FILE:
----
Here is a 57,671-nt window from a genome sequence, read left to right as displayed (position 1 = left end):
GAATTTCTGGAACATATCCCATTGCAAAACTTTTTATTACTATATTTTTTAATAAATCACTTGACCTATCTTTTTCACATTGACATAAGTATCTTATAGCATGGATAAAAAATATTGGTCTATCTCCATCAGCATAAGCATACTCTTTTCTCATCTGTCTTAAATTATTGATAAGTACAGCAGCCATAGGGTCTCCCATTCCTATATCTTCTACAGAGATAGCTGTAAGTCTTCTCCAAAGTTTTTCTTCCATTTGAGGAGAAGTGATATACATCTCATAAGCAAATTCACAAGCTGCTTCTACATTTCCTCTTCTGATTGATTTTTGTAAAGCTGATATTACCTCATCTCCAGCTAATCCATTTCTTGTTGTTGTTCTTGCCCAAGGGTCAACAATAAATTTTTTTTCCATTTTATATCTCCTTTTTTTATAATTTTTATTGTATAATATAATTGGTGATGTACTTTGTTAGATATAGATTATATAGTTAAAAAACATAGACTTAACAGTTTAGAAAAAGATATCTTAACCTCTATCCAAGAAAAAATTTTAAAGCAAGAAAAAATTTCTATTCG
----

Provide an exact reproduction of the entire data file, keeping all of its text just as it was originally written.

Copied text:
Here is a 57,671-nt window from a genome sequence, read left to right as displayed (position 1 = left end):
GAATTTCTGGAACATATCCCATTGCAAAACTTTTTATTACTATATTTTTTAATAAATCACTTGACCTATCTTTTTCACATTGACATAAGTATCTTATAGCATGGATAAAAAATATTGGTCTATCTCCATCAGCATAAGCATACTCTTTTCTCATCTGTCTTAAATTATTGATAAGTACAGCAGCCATAGGGTCTCCCATTCCTATATCTTCTACAGAGATAGCTGTAAGTCTTCTCCAAAGTTTTTCTTCCATTTGAGGAGAAGTGATATACATCTCATAAGCAAATTCACAAGCTGCTTCTACATTTCCTCTTCTGATTGATTTTTGTAAAGCTGATATTACCTCATCTCCAGCTAATCCATTTCTTGTTGTTGTTCTTGCCCAAGGGTCAACAATAAATTTTTTTTCCATTTTATATCTCCTTTTTTTATAATTTTTATTGTATAATATAATTGGTGATGTACTTTGTTAGATATAGATTATATAGTTAAAAAACATAGACTTAACAGTTTAGAAAAAGATATCTTAACCTCTATCCAAGAAAAAATTTTAAAGCAAGAAAAAATTTCTATTCG